How to get hired by a 'Best' company

MishraMishra Member Posts: 2,468 ■■■■□□□□□□
Wow... This article seriously impressed me which it has been a while since one of them did that. They don't give you the same monotonous tips that most articles give you. It gave me a few pointers that I didn't even think about. Check it out.
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  • sir_creamy_sir_creamy_ Inactive Imported Users Posts: 298
    The tips are solid but...

    "The average company on the list has 15,853 employees"

    As the number of employees within the company increases so do the politics of the workplace. I breifly worked for one of the largest telecommunications companies in Canada and our QA department couldn't do any work because we were reliant on an outside vendor to supply us with equipment. Just one example.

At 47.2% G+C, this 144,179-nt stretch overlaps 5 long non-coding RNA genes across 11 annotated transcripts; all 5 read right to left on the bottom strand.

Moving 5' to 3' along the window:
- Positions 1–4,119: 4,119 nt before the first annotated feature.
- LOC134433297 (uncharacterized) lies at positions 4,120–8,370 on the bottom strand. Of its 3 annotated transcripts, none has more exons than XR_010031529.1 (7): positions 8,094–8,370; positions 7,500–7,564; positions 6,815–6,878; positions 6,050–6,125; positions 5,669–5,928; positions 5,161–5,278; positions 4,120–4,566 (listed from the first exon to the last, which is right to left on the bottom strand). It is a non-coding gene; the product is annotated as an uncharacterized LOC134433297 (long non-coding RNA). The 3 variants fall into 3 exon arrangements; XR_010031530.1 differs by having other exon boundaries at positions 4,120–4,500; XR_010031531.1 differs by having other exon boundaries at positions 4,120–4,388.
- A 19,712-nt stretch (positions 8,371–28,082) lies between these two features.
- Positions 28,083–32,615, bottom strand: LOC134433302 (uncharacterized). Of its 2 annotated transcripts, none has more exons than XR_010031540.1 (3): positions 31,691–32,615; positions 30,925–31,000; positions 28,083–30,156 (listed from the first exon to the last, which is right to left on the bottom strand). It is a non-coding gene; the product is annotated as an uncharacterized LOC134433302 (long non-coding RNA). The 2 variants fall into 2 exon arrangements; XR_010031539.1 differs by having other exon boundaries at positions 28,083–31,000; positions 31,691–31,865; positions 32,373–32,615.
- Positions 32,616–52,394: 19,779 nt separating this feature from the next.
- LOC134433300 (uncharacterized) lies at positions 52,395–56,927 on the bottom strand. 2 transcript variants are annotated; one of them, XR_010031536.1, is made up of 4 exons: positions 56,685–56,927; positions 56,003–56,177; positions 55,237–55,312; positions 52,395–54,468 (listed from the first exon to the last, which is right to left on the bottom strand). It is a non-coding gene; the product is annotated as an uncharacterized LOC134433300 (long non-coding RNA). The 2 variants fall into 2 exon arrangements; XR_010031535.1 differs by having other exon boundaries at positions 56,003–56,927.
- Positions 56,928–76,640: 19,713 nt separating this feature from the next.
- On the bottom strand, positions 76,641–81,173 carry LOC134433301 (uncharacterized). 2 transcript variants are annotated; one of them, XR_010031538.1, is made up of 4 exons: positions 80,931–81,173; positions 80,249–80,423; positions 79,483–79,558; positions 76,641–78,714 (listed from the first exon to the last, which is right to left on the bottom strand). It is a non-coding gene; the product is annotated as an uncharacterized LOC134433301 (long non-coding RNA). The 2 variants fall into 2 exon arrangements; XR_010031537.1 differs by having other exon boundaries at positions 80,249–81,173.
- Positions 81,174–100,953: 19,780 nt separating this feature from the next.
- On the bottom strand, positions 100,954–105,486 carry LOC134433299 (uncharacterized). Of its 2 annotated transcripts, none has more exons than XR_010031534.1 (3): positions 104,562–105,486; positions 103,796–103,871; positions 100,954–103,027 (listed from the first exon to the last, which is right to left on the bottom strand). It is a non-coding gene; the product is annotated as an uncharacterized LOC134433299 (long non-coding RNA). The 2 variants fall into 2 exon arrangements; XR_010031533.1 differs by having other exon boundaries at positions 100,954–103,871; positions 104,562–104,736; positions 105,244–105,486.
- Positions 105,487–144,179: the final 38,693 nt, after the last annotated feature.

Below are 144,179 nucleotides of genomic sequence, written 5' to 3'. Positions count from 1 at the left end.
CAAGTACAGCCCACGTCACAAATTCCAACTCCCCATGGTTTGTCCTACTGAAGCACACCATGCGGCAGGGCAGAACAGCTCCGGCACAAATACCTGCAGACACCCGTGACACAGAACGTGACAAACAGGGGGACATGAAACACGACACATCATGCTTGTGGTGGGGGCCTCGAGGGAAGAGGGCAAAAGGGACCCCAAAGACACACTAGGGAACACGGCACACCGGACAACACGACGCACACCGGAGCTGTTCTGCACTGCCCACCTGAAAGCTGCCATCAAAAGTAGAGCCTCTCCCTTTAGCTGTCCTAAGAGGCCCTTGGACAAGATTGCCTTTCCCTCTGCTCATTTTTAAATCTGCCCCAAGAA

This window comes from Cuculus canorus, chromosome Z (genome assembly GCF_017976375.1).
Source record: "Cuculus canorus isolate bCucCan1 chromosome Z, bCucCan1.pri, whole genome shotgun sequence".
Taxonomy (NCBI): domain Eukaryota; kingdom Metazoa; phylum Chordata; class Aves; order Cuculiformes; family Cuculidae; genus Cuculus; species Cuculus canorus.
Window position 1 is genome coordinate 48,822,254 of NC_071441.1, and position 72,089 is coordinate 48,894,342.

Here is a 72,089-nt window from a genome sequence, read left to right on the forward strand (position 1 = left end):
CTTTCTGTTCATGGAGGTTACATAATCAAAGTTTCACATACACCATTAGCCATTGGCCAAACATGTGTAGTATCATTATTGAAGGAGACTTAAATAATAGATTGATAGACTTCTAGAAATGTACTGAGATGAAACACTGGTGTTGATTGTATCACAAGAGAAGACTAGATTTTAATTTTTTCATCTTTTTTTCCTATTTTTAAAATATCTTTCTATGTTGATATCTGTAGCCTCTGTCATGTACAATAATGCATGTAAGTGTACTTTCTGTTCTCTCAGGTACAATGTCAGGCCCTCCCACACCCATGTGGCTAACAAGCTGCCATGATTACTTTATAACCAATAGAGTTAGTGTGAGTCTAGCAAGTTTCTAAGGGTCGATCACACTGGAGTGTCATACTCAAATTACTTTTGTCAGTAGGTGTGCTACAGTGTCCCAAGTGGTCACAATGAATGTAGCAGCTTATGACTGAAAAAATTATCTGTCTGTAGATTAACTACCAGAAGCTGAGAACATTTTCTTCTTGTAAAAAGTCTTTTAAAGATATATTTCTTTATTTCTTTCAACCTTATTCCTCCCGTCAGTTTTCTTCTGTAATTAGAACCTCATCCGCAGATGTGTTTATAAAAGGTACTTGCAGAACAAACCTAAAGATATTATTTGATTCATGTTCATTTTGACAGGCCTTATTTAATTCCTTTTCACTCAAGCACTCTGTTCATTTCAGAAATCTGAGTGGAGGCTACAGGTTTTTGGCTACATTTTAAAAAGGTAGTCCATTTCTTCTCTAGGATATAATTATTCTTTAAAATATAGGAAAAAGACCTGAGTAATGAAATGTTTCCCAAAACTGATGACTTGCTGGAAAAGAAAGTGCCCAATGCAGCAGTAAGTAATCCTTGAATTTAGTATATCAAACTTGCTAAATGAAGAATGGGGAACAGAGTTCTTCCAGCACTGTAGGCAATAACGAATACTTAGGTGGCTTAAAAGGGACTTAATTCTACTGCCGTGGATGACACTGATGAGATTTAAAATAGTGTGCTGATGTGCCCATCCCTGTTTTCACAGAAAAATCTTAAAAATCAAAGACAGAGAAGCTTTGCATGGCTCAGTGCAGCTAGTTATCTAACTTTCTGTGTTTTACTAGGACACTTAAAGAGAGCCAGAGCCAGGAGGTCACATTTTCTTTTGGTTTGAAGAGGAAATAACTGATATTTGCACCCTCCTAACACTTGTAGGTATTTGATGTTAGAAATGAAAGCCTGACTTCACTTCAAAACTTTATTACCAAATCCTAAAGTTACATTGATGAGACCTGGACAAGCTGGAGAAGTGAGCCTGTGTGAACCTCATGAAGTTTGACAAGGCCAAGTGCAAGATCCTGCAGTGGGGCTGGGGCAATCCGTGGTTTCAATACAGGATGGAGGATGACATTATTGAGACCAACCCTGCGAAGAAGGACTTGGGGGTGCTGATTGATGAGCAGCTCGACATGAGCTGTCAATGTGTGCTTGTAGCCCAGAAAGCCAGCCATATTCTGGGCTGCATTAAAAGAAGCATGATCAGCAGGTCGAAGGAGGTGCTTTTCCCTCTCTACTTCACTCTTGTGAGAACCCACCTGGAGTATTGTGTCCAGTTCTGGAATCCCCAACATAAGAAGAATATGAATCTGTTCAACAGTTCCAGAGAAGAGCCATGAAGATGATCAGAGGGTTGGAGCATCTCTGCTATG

I think start-ups are more likely to do work in-house and therefore avoid a lot of the back-and-forth nonsense that goes on with larger companies. Plus, start-ups can usually offer you more responsibility which will contribute more to your individual growth.

    I find that it's easy to get lost in the shuffle with the big companies. But then again, company benefits are always a plus icon_cool.gif
    Bachelor of Computer Science

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  • JDMurrayJDMurray Admin Posts: 12,963 Admin